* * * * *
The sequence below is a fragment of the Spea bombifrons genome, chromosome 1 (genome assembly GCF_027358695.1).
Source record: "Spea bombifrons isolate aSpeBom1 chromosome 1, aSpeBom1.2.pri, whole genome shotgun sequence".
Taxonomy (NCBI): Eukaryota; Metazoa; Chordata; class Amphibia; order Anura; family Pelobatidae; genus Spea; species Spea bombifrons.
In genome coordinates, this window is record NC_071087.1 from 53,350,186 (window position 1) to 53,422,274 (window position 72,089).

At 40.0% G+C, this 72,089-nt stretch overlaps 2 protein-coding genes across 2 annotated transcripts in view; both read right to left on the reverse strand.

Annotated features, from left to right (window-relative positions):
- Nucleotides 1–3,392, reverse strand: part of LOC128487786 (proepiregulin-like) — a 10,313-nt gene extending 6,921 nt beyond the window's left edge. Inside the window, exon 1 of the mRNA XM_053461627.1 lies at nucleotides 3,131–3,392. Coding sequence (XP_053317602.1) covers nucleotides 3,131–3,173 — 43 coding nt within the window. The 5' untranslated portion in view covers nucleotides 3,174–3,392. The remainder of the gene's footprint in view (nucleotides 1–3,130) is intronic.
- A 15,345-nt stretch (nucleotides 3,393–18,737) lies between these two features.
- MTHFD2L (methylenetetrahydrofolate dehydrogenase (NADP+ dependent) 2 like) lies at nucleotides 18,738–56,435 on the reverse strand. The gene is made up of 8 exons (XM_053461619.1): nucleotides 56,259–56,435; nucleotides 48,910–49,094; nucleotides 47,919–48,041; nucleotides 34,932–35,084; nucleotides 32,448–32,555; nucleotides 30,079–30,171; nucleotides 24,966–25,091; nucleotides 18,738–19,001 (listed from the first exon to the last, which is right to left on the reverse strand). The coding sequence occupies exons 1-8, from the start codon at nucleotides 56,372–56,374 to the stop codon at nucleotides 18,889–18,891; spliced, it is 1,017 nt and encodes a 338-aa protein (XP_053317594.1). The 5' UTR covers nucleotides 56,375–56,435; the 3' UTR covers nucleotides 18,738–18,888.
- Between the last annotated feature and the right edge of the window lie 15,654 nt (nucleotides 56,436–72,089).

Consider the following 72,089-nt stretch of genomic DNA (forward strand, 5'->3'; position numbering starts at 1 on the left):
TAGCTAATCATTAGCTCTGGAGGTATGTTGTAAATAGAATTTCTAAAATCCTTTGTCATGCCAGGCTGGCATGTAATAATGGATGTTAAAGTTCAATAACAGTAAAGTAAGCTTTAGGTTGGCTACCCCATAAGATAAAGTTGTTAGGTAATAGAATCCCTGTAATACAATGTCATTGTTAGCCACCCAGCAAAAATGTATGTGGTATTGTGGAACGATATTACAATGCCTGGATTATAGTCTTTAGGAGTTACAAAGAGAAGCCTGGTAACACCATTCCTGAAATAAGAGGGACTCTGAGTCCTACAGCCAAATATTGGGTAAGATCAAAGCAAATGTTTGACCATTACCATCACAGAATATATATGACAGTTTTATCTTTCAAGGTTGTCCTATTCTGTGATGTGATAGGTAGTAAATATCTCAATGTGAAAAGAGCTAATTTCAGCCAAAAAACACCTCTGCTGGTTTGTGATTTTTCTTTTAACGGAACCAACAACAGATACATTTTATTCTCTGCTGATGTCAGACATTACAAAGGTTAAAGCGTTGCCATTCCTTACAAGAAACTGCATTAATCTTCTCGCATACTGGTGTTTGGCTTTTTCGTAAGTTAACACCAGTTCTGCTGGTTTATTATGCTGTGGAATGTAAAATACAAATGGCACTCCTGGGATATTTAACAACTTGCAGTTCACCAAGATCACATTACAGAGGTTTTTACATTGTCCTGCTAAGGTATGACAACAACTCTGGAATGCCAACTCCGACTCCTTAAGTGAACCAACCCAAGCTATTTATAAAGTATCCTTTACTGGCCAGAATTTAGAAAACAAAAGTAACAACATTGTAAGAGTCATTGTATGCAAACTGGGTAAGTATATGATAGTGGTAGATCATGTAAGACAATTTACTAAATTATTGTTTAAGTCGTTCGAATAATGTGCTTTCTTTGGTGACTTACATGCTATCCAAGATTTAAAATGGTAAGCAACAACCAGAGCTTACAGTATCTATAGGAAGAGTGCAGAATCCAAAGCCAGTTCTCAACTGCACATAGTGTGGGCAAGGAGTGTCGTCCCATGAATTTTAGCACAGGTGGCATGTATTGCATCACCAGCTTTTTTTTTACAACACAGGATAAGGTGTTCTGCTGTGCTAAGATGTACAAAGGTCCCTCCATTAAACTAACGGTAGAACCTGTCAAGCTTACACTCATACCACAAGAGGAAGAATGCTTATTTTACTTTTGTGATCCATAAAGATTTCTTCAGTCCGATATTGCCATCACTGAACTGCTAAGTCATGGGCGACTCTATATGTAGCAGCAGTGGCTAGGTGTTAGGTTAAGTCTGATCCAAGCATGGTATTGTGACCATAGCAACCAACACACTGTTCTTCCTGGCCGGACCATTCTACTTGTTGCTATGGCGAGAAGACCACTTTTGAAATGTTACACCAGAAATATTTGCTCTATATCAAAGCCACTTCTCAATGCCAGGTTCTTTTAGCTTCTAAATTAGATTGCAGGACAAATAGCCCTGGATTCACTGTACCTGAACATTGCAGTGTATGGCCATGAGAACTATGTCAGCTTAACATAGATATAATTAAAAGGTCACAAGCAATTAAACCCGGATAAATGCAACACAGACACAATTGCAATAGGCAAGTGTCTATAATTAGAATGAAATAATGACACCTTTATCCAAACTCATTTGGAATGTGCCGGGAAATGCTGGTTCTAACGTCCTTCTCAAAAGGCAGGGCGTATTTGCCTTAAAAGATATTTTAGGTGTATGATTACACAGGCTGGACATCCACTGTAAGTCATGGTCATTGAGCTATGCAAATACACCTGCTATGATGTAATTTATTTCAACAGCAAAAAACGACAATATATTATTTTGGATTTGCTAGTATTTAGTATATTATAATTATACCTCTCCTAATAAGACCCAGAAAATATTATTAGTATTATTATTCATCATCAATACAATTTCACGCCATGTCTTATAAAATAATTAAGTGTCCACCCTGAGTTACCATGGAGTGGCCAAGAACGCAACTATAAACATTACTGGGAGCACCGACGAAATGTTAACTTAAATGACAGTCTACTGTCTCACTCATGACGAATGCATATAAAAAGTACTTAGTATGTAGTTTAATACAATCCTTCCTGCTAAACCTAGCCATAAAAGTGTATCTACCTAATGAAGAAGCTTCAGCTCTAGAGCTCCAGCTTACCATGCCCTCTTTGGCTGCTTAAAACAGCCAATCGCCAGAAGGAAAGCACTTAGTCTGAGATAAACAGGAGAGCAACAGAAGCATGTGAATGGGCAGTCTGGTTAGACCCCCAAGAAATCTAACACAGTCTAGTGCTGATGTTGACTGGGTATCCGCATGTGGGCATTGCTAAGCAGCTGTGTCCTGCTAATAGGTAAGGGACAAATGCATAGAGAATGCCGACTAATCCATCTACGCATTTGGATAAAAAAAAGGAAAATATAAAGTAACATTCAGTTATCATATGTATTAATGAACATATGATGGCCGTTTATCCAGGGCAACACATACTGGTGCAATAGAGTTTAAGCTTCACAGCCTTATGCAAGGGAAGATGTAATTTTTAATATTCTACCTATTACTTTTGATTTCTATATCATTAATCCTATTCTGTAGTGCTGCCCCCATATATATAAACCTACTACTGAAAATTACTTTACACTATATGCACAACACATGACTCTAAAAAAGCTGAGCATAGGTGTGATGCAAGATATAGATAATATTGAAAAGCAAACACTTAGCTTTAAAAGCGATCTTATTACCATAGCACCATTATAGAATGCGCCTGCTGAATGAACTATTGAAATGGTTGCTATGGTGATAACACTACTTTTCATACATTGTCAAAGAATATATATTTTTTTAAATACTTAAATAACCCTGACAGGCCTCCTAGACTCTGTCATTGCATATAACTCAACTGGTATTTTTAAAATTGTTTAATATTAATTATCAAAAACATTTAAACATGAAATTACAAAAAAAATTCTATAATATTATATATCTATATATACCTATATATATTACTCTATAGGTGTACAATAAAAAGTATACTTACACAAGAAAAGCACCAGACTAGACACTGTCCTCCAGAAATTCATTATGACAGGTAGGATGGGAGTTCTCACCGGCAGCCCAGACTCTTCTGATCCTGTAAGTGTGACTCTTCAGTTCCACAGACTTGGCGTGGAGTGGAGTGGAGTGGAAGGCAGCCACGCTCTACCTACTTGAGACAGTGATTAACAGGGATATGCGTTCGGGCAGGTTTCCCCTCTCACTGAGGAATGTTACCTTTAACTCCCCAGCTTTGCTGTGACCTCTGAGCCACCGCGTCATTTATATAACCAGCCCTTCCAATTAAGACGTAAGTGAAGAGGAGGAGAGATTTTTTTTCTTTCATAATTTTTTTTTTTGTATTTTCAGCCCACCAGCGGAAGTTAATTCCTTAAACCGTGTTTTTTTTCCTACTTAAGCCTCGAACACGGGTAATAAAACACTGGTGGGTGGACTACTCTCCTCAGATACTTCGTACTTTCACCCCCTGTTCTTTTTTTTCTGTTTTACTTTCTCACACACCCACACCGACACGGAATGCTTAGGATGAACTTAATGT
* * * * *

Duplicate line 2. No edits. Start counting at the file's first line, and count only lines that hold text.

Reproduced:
Source record: "Spea bombifrons isolate aSpeBom1 chromosome 1, aSpeBom1.2.pri, whole genome shotgun sequence".